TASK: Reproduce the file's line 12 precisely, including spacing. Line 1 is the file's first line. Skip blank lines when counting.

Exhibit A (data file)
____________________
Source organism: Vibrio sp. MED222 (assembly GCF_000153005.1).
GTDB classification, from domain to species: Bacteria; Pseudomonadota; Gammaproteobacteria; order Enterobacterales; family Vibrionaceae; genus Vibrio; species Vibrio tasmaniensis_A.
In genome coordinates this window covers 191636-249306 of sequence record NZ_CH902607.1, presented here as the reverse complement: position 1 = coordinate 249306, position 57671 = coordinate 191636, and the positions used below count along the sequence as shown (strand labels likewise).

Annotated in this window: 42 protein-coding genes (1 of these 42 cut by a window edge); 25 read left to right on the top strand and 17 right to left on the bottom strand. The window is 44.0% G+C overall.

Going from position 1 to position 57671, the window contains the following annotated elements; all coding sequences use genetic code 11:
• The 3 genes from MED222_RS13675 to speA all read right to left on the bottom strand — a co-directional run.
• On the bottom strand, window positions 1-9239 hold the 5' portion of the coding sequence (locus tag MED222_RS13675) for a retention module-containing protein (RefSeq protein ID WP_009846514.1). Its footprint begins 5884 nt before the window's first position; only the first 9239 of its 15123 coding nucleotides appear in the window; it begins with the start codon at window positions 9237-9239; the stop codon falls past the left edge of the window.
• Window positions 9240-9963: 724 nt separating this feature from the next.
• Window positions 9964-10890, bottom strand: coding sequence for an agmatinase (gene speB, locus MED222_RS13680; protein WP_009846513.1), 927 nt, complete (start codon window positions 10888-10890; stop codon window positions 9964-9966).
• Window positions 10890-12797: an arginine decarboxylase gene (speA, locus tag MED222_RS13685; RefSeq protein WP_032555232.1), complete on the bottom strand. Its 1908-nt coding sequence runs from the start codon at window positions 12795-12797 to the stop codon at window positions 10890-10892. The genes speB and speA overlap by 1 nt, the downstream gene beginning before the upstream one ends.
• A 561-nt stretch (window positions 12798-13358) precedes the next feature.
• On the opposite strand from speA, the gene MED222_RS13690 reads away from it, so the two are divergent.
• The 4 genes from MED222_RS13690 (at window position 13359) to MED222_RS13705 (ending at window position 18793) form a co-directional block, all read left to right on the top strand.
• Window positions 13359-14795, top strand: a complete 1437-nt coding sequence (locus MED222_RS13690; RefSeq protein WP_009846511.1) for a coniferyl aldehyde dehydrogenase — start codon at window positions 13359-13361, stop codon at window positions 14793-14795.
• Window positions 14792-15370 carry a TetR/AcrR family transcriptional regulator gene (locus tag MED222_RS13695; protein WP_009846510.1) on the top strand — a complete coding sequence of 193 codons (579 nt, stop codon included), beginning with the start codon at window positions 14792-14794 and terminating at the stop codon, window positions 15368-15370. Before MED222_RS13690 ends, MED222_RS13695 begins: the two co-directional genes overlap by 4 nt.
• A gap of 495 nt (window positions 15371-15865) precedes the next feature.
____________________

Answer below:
• On the opposite strand from speA, the gene MED222_RS13690 reads away from it, so the two are divergent.